• There is an overwhelming presence of camouflage in the community


  •  The work day is interrupted by needing to perform one or all of the following:
  1. rescue a stranded boat
  2. shoot something
  3. start up the power generator (I guess that's just us)
  4. load/unload a truck bed
  5. fish something out of a body of water

Check.  Check.  Checkity-check.

  • Crock-pots are filled with any [or all] of the following: bear, moose, venison, squirrel, rabbit or something unidentifiable (but let’s face it - probably pretty good)


  • Wicked awesome beards (as in, “No-Shave November” is, well, November) 


  • Family meals – not requiring actual family membership            

Of course.

(Before we get any further, I ask just this once that you don’t go superimposing any screwy, mocking tones on this read.  Normally, I encourage that kind of behavior, but not today).

Yes, Duck Dynasty is funny and clever.  Yes, the daily events could be perceived as fairly unconventional and awful rednecky.   However, while I might gut laugh my way through an episode, I’ve come to realize that I’m not simply laughing at it.  I chortle along because I find myself identifying with the guys as they get stuck in a ditch or have trouble with an HVAC system, or set off in the woods to search for the perfect tree for a project.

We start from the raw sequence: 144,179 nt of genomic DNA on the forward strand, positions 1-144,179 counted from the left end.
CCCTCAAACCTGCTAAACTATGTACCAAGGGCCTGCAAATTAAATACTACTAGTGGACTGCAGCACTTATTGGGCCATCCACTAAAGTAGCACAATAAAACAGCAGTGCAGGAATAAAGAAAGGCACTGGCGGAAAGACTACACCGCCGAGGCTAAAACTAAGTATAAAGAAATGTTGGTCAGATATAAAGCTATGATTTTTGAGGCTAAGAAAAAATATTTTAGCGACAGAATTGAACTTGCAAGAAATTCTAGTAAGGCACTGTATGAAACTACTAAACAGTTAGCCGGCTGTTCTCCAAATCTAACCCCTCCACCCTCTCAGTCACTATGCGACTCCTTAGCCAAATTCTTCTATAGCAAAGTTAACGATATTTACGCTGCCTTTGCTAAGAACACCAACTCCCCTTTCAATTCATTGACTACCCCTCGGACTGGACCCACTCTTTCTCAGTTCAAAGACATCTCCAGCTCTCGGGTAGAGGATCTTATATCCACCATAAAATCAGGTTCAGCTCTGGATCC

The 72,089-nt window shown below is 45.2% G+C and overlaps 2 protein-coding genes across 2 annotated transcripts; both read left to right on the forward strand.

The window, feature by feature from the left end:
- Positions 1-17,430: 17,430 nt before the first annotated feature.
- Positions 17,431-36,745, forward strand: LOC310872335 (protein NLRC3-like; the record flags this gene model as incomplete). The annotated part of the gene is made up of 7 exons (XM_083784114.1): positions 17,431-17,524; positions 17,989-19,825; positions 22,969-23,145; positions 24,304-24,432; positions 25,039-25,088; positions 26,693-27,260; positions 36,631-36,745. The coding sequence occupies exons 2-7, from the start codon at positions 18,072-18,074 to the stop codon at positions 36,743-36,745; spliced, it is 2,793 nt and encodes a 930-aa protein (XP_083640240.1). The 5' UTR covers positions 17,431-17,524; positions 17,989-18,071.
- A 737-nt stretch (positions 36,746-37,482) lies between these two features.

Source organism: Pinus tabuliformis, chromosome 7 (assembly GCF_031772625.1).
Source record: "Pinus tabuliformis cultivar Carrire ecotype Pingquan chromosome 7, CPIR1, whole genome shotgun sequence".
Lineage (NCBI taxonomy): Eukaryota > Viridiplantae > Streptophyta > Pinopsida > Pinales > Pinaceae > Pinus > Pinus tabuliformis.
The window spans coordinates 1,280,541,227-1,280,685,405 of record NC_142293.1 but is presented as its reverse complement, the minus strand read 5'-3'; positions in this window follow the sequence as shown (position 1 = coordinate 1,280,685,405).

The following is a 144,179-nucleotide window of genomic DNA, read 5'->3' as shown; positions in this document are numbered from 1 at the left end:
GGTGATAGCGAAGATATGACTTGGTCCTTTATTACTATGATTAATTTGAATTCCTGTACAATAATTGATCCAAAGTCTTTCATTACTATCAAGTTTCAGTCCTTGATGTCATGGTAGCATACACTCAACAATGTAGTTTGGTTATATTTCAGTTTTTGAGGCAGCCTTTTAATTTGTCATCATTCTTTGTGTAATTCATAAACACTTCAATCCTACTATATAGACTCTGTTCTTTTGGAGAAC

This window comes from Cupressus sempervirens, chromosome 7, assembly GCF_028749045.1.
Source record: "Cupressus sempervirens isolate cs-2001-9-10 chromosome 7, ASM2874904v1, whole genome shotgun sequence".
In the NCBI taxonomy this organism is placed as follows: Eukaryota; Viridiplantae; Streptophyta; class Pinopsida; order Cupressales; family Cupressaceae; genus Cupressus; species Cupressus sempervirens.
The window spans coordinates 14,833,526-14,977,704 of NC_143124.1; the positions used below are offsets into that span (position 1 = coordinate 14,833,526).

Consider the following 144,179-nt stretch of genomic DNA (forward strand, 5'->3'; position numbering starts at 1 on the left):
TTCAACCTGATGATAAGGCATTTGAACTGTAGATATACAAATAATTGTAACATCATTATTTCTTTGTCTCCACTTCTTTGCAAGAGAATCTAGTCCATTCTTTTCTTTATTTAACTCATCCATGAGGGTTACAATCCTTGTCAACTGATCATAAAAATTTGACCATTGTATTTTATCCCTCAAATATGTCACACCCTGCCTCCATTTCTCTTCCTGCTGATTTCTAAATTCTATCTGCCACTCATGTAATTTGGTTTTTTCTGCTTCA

This is the way of things when you live off of the beaten path.  And really, folks, it’s pretty slick.  I think you’d like it. 

You’d like it when your fellow staff members are actually work buddies, with whom you can poke fun (and be poked at in return), play outside with, do dirty jobs with (often mud/water/plunger related), and share meals with.   Buddy stuff.

You’d like it where you can set off into the forest at will, and with no other motive than to see what lies there to be seen.  Here, where you can be struck over and over and over by how intoxicating the natural world is.  How easily you can become enchanted [by how bright the skin of a white birch is in the early twilight], absorbed [in the way that water slowly creeps down an icicle], or spellbound [by the shrill, ghostly call of a loon at dusk]. 

And you are because it is.  And you see it because you can.